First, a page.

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Art Education And Its Social Context

     As long as the arts have been in existence, audience members, artists, and performers have been educated for their roles. Every culture has devised ways to select and prepare individuals to engage in these roles. Here is information about the teaching of visual art throughout the history of education, both before and after public education came upon the scene.

The ways these techniques are taught today were conditioned by the beliefs and values regarding this field. The degrees and values regarding this tentative field were held by those who advocated its teaching in the past. Many of these early supporters were socially powerful individuals who influenced the educational policies of their day. For them, the teaching of this subject was neither capricious nor accidental, but rather it was done to further social, moral, and economic aims.

A sense of elitism clings to the teaching of the visual art. Many schools regard this line of study as a special subject to be pursued by a privileged or talented few. However, for one to understand how these attitudes arose, one must get a glimpse of the beginnings of education in Western culture. Nonetheless, the study of the teaching this technique is important in linking its role in education today.

A central issue in education of this technique, as in general education, is access to instruction. In very early times this technique was either learned through group rituals that were the integral part of worship or taught to a selected few through arduous apprenticeship. While some societies regarded knowledge of this field as the privilege of social elite, others thought that the practice of visual arts was fit only for slaves and the children of artisans.

With the rise of universal literacy, in the 19th century, the first tentative efforts to introduce arts and music into public education began in spite of objections from segments of the public. Their introduction was often described as educational reform. This was a privilege bestowed by the school on the young as part of a free public education. However, having a privileged status exacts its social costs. It removed this subject from the realm of necessities.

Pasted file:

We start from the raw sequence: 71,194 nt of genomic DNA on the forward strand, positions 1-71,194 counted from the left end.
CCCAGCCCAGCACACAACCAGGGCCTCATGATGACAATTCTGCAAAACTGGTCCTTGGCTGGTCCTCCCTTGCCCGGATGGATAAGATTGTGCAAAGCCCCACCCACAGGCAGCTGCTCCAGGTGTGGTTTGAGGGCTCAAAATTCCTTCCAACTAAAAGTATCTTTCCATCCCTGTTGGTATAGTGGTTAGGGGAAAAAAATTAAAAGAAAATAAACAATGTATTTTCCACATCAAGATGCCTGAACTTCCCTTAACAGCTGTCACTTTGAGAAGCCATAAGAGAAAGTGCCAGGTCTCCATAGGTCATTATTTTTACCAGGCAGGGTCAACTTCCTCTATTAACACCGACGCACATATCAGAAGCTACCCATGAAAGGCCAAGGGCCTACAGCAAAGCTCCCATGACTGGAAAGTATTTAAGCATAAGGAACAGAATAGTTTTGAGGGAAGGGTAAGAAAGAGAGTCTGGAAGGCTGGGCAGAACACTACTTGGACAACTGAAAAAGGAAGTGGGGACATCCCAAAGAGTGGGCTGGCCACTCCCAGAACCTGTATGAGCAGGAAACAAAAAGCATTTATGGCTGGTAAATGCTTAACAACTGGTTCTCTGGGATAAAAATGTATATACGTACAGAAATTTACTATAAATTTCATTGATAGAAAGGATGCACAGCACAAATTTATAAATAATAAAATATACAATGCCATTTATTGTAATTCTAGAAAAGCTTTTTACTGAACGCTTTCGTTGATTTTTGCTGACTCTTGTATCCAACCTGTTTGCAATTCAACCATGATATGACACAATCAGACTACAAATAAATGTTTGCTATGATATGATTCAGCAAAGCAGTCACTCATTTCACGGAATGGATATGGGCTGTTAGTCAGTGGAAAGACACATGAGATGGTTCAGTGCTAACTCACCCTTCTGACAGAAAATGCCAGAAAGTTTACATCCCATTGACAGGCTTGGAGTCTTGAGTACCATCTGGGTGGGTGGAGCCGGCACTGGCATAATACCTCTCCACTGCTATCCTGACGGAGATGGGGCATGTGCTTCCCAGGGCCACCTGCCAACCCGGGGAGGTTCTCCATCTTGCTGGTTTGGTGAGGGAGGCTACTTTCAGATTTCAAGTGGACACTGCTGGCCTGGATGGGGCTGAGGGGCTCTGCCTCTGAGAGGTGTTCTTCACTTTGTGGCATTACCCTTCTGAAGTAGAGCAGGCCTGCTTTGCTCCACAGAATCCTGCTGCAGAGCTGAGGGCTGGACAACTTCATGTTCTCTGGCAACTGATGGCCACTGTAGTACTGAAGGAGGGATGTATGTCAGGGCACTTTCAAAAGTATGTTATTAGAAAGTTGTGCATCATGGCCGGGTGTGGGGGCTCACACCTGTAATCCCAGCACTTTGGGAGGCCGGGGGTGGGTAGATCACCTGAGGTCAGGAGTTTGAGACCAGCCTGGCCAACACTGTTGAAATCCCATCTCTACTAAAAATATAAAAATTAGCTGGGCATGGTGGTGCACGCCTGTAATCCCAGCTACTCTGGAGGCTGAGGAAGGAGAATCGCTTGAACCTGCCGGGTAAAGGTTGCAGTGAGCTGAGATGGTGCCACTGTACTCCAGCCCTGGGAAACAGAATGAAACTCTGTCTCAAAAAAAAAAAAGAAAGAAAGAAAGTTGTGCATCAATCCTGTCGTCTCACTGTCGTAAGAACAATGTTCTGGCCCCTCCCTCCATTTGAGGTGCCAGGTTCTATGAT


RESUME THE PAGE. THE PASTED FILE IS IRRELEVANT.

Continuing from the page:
As this history unfolds, it is clear that that the teaching of this field was organized within a series of institutional settings. In the Middle Ages, it was controlled by the higher clergy, who served as the patrons, educators, and sometimes the artists themselves. By the high Middle Ages, education in this subject, was regulated by the craft guides.In the 19th century, working class women in Europe could study how to apply this technique in decoration. On the other hand, the study of fine arts, except under highly unusual circumstances, was for men. Therefore, throughout the history of education of this field, access of instructions was affected by class, gender, and the general social status of the subject of study.

In the 16th and 17th centuries, it was the secular court that sponsored artists to academies, and music then taking form. In current times, instructions in this field are transmitted through a complex network of formal and informal institutions. These may include professional art schools, museums and museum schools, publications, the mass media, and compulsory schooling. Instruction is available for the amateur and professional, in private classes with one student and in group classes of all sizes. Great diversity characterizes access to this subject today, but this was not always the case.

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David Tatham, specialist art dealer for over quarter of a century, has a detailed knowledge of Lowry signed prints. Signed limited edition prints and originals can be viewed and bought from the website.

Posted on 2012-09-10, By: *

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Note: The content of this article solely conveys the opinion of its author,

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